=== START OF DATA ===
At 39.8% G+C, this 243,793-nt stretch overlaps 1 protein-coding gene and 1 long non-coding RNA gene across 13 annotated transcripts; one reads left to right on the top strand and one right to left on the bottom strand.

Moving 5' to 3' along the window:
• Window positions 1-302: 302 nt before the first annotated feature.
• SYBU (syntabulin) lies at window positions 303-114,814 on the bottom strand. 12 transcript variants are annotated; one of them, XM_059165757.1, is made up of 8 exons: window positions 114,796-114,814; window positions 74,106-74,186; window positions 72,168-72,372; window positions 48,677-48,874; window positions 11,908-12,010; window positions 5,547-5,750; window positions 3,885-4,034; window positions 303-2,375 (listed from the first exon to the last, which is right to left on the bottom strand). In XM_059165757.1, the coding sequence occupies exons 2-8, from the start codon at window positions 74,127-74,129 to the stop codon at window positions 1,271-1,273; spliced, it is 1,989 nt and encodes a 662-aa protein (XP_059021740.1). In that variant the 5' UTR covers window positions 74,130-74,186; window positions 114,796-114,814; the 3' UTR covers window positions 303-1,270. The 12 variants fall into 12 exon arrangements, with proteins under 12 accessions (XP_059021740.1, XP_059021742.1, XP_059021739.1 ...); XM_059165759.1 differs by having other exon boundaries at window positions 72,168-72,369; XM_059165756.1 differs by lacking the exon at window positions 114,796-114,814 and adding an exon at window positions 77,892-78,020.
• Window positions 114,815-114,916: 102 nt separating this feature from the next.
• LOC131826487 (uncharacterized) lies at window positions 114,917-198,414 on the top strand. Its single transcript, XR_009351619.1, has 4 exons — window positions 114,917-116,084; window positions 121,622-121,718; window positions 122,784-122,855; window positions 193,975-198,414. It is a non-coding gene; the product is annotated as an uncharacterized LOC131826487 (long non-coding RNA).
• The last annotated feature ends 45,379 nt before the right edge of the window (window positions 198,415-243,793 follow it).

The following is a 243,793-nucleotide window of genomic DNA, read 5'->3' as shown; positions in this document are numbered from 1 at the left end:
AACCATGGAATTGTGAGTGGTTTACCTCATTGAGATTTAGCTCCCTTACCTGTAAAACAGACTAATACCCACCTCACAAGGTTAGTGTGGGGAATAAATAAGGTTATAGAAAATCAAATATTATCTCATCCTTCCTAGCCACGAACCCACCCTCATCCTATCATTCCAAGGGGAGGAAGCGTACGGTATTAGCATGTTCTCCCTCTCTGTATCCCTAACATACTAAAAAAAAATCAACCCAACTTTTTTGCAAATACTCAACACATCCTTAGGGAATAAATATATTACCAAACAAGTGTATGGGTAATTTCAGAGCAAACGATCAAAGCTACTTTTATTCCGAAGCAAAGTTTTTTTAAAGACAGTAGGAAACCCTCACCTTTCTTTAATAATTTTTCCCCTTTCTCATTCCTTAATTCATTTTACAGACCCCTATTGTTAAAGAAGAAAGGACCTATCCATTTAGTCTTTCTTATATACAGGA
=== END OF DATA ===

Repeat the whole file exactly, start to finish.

At 39.8% G+C, this 243,793-nt stretch overlaps 1 protein-coding gene and 1 long non-coding RNA gene across 13 annotated transcripts; one reads left to right on the top strand and one right to left on the bottom strand.

Moving 5' to 3' along the window:
• Window positions 1-302: 302 nt before the first annotated feature.
• SYBU (syntabulin) lies at window positions 303-114,814 on the bottom strand. 12 transcript variants are annotated; one of them, XM_059165757.1, is made up of 8 exons: window positions 114,796-114,814; window positions 74,106-74,186; window positions 72,168-72,372; window positions 48,677-48,874; window positions 11,908-12,010; window positions 5,547-5,750; window positions 3,885-4,034; window positions 303-2,375 (listed from the first exon to the last, which is right to left on the bottom strand). In XM_059165757.1, the coding sequence occupies exons 2-8, from the start codon at window positions 74,127-74,129 to the stop codon at window positions 1,271-1,273; spliced, it is 1,989 nt and encodes a 662-aa protein (XP_059021740.1). In that variant the 5' UTR covers window positions 74,130-74,186; window positions 114,796-114,814; the 3' UTR covers window positions 303-1,270. The 12 variants fall into 12 exon arrangements, with proteins under 12 accessions (XP_059021740.1, XP_059021742.1, XP_059021739.1 ...); XM_059165759.1 differs by having other exon boundaries at window positions 72,168-72,369; XM_059165756.1 differs by lacking the exon at window positions 114,796-114,814 and adding an exon at window positions 77,892-78,020.
• Window positions 114,815-114,916: 102 nt separating this feature from the next.
• LOC131826487 (uncharacterized) lies at window positions 114,917-198,414 on the top strand. Its single transcript, XR_009351619.1, has 4 exons — window positions 114,917-116,084; window positions 121,622-121,718; window positions 122,784-122,855; window positions 193,975-198,414. It is a non-coding gene; the product is annotated as an uncharacterized LOC131826487 (long non-coding RNA).
• The last annotated feature ends 45,379 nt before the right edge of the window (window positions 198,415-243,793 follow it).

The following is a 243,793-nucleotide window of genomic DNA, read 5'->3' as shown; positions in this document are numbered from 1 at the left end:
AACCATGGAATTGTGAGTGGTTTACCTCATTGAGATTTAGCTCCCTTACCTGTAAAACAGACTAATACCCACCTCACAAGGTTAGTGTGGGGAATAAATAAGGTTATAGAAAATCAAATATTATCTCATCCTTCCTAGCCACGAACCCACCCTCATCCTATCATTCCAAGGGGAGGAAGCGTACGGTATTAGCATGTTCTCCCTCTCTGTATCCCTAACATACTAAAAAAAAATCAACCCAACTTTTTTGCAAATACTCAACACATCCTTAGGGAATAAATATATTACCAAACAAGTGTATGGGTAATTTCAGAGCAAACGATCAAAGCTACTTTTATTCCGAAGCAAAGTTTTTTTAAAGACAGTAGGAAACCCTCACCTTTCTTTAATAATTTTTCCCCTTTCTCATTCCTTAATTCATTTTACAGACCCCTATTGTTAAAGAAGAAAGGACCTATCCATTTAGTCTTTCTTATATACAGGA